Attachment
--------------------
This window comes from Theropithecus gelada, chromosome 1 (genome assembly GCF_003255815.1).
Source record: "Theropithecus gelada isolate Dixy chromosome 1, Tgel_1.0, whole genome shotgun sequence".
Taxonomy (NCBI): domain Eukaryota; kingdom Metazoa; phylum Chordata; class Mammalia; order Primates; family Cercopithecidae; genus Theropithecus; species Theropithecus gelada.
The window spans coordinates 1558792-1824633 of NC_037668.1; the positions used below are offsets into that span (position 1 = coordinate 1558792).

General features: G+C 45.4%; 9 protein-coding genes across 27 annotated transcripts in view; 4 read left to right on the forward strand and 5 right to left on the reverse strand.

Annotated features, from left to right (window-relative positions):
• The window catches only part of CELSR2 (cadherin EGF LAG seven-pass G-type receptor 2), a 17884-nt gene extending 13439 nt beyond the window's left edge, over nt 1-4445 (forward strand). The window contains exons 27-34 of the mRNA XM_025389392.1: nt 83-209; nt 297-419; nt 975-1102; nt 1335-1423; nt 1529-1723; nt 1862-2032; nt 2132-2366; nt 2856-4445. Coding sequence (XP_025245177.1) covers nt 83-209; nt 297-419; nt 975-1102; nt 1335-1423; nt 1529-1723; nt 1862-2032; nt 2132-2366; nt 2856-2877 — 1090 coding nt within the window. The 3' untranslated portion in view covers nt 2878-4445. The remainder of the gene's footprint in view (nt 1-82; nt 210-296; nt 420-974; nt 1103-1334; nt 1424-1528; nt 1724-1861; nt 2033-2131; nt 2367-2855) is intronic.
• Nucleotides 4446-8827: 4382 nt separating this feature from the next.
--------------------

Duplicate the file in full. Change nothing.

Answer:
This window comes from Theropithecus gelada, chromosome 1 (genome assembly GCF_003255815.1).
Source record: "Theropithecus gelada isolate Dixy chromosome 1, Tgel_1.0, whole genome shotgun sequence".
Taxonomy (NCBI): domain Eukaryota; kingdom Metazoa; phylum Chordata; class Mammalia; order Primates; family Cercopithecidae; genus Theropithecus; species Theropithecus gelada.
The window spans coordinates 1558792-1824633 of NC_037668.1; the positions used below are offsets into that span (position 1 = coordinate 1558792).

General features: G+C 45.4%; 9 protein-coding genes across 27 annotated transcripts in view; 4 read left to right on the forward strand and 5 right to left on the reverse strand.

Annotated features, from left to right (window-relative positions):
• The window catches only part of CELSR2 (cadherin EGF LAG seven-pass G-type receptor 2), a 17884-nt gene extending 13439 nt beyond the window's left edge, over nt 1-4445 (forward strand). The window contains exons 27-34 of the mRNA XM_025389392.1: nt 83-209; nt 297-419; nt 975-1102; nt 1335-1423; nt 1529-1723; nt 1862-2032; nt 2132-2366; nt 2856-4445. Coding sequence (XP_025245177.1) covers nt 83-209; nt 297-419; nt 975-1102; nt 1335-1423; nt 1529-1723; nt 1862-2032; nt 2132-2366; nt 2856-2877 — 1090 coding nt within the window. The 3' untranslated portion in view covers nt 2878-4445. The remainder of the gene's footprint in view (nt 1-82; nt 210-296; nt 420-974; nt 1103-1334; nt 1424-1528; nt 1724-1861; nt 2033-2131; nt 2367-2855) is intronic.
• Nucleotides 4446-8827: 4382 nt separating this feature from the next.